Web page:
…More has happened since I started the letter, this will fill you in to date.
About a week after the bear hunt, I took the Suzuki to the Ballanger pass trail head for a sight-seeing get-in-the-mountains trip.
Within two miles on the trail, I was seeing lots of caribou. Some of the mountain slopes had groups of several hundred animals, with many groups like that in sight. (Later I heard that a local old-timer bush pilot estimated 10,000 caribou.) I took a picture of a small bunch close to me and slowly drove down the trail, giving them all the time they needed to cross in front of me. At the top of the pass on the other side—the same view, ‘boo’ everywhere.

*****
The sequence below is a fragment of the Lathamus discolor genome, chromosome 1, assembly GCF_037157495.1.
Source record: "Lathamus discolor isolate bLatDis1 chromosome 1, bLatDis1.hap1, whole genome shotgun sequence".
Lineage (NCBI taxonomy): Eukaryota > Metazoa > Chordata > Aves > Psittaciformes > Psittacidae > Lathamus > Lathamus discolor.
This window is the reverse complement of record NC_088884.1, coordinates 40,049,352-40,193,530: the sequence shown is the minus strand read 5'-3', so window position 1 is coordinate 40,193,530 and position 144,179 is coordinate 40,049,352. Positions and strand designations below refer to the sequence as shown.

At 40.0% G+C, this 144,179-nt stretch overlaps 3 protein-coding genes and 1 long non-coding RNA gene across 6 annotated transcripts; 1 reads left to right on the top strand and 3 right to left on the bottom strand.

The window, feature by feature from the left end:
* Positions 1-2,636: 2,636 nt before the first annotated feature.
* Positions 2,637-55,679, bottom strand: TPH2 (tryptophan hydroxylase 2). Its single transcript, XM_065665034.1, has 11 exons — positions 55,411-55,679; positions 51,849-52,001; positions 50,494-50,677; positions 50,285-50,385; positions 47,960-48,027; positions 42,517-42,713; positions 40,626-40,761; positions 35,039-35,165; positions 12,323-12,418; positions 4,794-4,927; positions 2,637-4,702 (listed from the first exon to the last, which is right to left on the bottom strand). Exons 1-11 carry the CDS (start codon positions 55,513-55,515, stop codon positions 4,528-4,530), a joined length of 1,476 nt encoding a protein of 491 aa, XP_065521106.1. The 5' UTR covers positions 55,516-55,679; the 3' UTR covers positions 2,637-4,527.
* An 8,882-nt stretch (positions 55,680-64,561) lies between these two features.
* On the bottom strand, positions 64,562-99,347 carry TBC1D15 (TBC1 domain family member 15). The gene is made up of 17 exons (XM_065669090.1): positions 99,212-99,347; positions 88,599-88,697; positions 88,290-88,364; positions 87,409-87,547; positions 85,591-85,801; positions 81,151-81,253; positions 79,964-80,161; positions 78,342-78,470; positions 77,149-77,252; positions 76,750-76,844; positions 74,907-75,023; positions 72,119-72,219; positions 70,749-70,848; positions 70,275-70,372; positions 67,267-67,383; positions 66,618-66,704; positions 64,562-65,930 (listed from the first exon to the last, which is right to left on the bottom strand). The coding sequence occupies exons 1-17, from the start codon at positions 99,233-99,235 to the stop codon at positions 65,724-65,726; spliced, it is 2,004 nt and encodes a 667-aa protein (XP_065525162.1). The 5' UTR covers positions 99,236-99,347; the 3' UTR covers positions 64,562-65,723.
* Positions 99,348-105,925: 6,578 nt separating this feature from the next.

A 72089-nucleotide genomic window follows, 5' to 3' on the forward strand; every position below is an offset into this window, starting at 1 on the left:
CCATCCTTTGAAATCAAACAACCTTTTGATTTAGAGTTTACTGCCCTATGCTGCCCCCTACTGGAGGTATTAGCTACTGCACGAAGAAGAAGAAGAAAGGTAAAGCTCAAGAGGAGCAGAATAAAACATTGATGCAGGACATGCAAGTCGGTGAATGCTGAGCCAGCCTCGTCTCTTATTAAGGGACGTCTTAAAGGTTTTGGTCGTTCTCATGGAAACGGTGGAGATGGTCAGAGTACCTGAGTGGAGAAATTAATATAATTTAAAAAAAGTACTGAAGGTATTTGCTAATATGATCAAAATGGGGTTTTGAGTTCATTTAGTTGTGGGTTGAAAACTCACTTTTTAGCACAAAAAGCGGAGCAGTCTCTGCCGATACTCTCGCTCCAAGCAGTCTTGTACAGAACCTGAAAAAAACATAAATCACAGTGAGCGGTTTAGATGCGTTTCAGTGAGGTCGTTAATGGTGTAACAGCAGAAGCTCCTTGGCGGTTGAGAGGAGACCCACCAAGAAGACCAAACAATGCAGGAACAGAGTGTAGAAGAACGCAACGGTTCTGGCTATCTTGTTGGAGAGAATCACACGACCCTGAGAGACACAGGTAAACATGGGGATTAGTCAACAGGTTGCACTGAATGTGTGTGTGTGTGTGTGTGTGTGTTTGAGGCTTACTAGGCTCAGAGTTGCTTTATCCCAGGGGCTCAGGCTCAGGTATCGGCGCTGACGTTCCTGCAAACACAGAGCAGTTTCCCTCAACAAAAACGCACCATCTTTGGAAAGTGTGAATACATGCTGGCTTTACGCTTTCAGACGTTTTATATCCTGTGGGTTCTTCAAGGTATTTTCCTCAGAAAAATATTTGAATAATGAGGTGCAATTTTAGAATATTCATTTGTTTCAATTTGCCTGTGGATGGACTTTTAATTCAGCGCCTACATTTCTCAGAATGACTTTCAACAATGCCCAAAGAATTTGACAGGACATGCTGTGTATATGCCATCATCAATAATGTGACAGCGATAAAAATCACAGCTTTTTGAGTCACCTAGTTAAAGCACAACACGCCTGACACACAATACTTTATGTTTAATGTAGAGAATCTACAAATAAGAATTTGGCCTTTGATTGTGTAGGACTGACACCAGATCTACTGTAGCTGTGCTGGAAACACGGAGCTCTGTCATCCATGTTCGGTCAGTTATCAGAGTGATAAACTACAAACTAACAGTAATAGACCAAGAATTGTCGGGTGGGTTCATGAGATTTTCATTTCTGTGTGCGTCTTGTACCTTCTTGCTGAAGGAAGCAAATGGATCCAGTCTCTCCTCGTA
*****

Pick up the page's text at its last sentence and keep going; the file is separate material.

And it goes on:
I shut off the machine, sat on it, took more pictures, and simply absorbed the sights and sounds. Large bulls, small bulls, yearlings, cows, calves (many at 30-100 yards), were eating, lying down, chewing their cuds, resting. The animal smell, their scent, urine and belching was strong in the air.
Aware that I was there, they largely ignored me, or so it seemed. Few made eye contact. Some cows were making a rapid, grunt-like sound. With luck, I caught a cow doing this; directly, a calf came running to her and began to nurse, butting very hard with its head in the process.
The day was beautiful, warm, sunny, some breeze. Experiencing all of this within yards of me was very moving. I felt lucky and fortunate to have been a witness.
Later, a friend said, “I wish you would have had my camcorder with you.”
Yes, it would have made an outstanding film.
—From a 1997 letter written by Norman Wilkins, Nelchina, Alaska